A paper authored by Eric Hall, a doctoral student in the NC State College of Education’s Ph.D. in Learning and Teaching in STEM engineering and technology education program area of study, has been awarded an honorable mention from the Environmental Protection Agency’s 2021 Scientific and Technological Achievement Awards.
The EPA’s Scientific and Technological Achievement Awards recognizes the outstanding scientific and technical work of EPA employees published in peer-reviewed literature. Hall, who works full time as a physical scientist for the EPA, received the award for his paper “Comparison of Five Modeling Approaches to Quantify and Estimate the Effect of Clouds on Radiation Amplification Factor.”
“This award is the most prestigious award that is given for scientific and technical accomplishments in the U.S. Environmental Protection Agency,” Hall said. “An external panel reviews the submissions, based on stringent criteria, and makes the award selections. I am honored, as an STAA award is very difficult to obtain.”
Hall’s paper stems from his work as the principal investigator on the EPA’s UV Radiation Monitoring Program and shares data collected over the life of the program that examines the radiation amplification factor (RAF), which affects sunburn on human skin, and the impact clouds have on RAF.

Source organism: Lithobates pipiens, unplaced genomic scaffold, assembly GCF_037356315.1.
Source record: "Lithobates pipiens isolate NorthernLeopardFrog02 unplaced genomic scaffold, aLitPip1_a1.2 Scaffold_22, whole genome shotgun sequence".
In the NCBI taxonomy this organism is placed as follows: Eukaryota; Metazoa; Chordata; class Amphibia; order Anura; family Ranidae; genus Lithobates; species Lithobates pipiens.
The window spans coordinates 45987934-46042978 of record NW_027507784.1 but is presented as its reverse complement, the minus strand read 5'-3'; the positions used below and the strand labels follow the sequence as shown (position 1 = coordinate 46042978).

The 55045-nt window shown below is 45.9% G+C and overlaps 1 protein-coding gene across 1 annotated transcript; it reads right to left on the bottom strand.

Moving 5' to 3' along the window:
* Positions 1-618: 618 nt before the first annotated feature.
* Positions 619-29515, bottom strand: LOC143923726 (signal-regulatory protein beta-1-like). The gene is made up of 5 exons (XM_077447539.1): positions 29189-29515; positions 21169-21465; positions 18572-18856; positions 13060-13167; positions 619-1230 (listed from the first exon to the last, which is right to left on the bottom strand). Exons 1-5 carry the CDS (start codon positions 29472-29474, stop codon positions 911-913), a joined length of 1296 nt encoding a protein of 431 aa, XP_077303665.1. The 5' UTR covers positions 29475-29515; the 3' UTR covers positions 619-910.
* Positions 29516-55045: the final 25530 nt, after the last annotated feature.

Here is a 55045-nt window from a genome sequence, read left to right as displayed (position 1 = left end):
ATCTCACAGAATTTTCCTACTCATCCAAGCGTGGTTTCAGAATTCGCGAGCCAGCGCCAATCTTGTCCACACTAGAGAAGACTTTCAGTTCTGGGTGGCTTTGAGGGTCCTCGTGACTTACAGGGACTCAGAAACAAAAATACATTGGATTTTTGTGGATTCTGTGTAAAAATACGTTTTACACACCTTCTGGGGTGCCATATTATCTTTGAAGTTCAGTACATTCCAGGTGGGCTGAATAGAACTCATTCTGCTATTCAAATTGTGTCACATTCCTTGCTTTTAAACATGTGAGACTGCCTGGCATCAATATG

As a Ph.D. student in the College of Education, Hall is focusing his research on factors that influence the problem-solving capability of undergraduate mathematics and engineering students, which, he says, will help us to strengthen the problem-solving effectiveness of future STEM practitioners.
“NC State’s College of Education has demanding professors who are knowledgeable and care about their students’ development as scholars and leaders,” he said. “My Ph.D. program is providing me with the knowledge and skill required to develop a unique research focus based on my analysis and understanding of the scientific literature.”
This post was originally published in College of Education News.